Stay up to date with the latest news and trends in solar and renewable energy! Take a look back at the spring 2020 updates here.


H.R.2, otherwise known as the Moving Forward Act, hit the floor of the House of Representatives earlier this month.

The 2309 page bill was originally introduced as a means to boost the infrastructure and transportation sectors in the United States, but has been amended over time to address the growing issue of carbon emissions and “provide renewable energy companies with credits to aid in the development of future projects.”

According to Abigail Ross Hopper, president and CEO of the Solar Energy Industries Association (SEIA), almost 90% of Americans support clean energy policies. If approved, this act would:

Create a grant program for solar installations located in areas that serve low-income and underserved communities

Extend the credit for electricity produced from certain renewable resources

Extend and modify the existing energy credit


If 2020 has been any indicator of how the world could look in the future, we know what we’re up against. There are few industries that haven’t been affected in some way by the coronavirus pandemic, and with the increasing threat of climate change looming overhead, farming is another area that’s seen a fair share of struggle. Experts expect that many nations will face growing pressures relating to food security.


Small farms in France have already started adopting solar agriculture as a means to “offset energy bills, reduce their use of fossil fuels, and breathe new life into existing operations.” Many trials of solar agriculture have seen positive results in India, Italy, the United States, and other countries. A wide range of crops can be grown in the shade beneath solar panels including swiss chard, wheat, potatoes, tomatoes, and more. These crops not only grow under the solar panels–they thrive. According to a recent study in India’s Maharashtra region, the experimental crop’s yield was reported as 40% higher than usual. That’s due to the extra shade provided by the solar panels, which helped decrease evaporation.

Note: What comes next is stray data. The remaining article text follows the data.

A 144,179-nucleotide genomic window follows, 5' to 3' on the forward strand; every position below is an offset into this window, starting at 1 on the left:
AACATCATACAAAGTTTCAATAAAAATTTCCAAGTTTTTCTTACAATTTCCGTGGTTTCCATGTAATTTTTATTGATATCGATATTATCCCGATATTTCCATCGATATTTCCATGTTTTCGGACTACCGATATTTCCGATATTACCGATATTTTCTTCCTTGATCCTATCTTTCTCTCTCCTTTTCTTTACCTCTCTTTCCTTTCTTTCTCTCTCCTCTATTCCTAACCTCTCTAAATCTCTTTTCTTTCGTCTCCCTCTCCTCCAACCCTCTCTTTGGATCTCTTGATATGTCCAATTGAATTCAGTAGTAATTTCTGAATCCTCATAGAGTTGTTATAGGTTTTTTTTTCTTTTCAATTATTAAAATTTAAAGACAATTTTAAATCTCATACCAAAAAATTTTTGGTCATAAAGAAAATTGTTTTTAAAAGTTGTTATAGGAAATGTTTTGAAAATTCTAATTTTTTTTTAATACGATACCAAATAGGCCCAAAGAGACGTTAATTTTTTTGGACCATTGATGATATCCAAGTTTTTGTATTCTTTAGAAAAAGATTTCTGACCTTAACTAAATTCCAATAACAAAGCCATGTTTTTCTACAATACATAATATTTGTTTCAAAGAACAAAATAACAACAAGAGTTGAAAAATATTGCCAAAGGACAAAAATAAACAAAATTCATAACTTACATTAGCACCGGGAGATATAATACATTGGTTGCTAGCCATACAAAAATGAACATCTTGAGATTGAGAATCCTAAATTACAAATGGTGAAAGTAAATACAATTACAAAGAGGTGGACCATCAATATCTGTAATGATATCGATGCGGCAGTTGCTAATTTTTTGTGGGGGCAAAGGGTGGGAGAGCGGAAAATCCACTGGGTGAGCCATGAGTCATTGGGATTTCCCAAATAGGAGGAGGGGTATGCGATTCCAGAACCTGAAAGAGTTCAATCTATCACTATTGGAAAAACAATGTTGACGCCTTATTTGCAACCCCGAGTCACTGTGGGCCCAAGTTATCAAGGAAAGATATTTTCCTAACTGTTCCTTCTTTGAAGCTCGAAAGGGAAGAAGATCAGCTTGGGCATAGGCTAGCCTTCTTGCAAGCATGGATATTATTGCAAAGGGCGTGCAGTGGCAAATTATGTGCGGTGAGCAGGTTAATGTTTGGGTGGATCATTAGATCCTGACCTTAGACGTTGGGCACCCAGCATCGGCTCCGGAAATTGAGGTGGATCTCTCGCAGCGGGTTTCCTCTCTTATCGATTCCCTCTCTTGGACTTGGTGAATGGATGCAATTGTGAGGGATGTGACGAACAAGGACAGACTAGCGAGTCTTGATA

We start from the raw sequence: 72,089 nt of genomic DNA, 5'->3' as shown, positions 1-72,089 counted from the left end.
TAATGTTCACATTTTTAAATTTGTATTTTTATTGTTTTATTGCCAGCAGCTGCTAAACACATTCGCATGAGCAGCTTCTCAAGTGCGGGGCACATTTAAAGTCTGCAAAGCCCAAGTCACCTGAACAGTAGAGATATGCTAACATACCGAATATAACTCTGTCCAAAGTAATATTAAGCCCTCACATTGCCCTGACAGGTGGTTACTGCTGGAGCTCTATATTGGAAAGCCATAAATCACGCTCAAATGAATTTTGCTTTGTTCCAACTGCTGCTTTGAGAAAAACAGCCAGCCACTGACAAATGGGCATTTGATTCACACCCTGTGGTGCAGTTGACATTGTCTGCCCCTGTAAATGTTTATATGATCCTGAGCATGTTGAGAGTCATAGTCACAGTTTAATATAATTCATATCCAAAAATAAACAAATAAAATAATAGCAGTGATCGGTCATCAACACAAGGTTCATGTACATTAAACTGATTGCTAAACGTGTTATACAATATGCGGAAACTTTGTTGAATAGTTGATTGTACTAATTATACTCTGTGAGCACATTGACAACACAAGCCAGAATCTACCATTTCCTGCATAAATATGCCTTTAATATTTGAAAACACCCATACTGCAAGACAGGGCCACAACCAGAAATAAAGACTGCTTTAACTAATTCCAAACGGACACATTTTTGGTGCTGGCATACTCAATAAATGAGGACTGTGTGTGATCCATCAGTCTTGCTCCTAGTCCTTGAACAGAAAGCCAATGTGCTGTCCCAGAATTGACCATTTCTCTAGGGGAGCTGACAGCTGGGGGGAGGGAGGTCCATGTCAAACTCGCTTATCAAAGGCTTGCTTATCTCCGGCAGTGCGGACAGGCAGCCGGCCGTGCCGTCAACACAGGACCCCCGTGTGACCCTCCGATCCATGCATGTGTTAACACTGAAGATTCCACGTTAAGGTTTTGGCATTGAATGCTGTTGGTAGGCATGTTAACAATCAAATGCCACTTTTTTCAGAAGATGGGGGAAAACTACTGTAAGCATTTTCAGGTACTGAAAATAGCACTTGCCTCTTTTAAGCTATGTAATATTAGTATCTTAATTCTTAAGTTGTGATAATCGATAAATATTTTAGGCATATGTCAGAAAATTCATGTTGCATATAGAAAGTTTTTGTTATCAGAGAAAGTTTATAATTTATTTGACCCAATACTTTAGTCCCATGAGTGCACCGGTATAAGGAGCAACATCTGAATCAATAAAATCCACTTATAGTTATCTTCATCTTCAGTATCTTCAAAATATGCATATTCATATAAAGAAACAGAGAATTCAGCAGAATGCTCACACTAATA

As part of Mayor Bill De Blasio’s goal to reduce citywide emissions in New York City by 80% by 2050, the New York Power Authority (NYPA) and the New York City Department of Citywide Administrative Services (DCAS) are seeking to install solar systems on city-owned facilities.

The schools that were chosen as hosts for these solar systems are located in “racially and economically diverse” communities and were ultimately chosen as technically viable sites for solar installations. This initiative will also help adhere to the statewide goal of having 70% of New York’s energy created from renewable energy sources by 2030.


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Net Energy Metering 3.0 (NEM 3.0) is the incoming law created by the California Public Utilities Commission (CPUC). The new tariffs and fees will impact both residential and commercial solar systems built in California. 

As this notice is posted in November of 2022, the Proposed Decision from the CPUC outlining the proposed NEM 3.0 terms is expected soon. This comes after a year’s delay. Once the new agreement is finalized and passed into law, there will exist a designation of the deadline under which new systems will continue to qualify for NEM 2.0 rates. 

The new NEM 3.0 rates will be designed to lower the value of electricity during the daytime hours, when solar is producing, and increase the value of electricity during the evening hours, when solar homes and businesses purchase electricity. In short, NEM 3.0 will create a “sell low, buy high” proposition to new solar system owners. 

To Californians looking to install a solar system on their home or commercial building, the NEM 2.0 rates will be preferred. As of this post, the solar industry does not know the details of how different the NEM 3.0 rates will be from the NEM 2.0 rates. 

Please use the HES Solar website as a resource to learn more, and please take our offer to speak with an HES Solar Energy Consultant at no obligation.

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Robert Laverty

Senior Energy Consultant, Residential

Robert Laverty joined the HES team in the summer of 2018, bringing his ten years of solar design experience and his Bachelor’s degree from the University of Puget Sound with him. Robert is dedicated to finding solutions to help families produce and store electricity in order to reduce their reliance on grid power as well as help reduce their household’s carbon footprint. Robert’s experience as a newspaper editor as well as his involvement with the sustainability-focused Rocky Mountain Institute drives him to constantly seek out innovative ways to meet energy needs through renewable resources as well as helps him share those ideas with Southern California homeowners. When not at work or volunteering time with his church or community, Robert spends time with his wife and two sons or pursues his passion of fly fishing.
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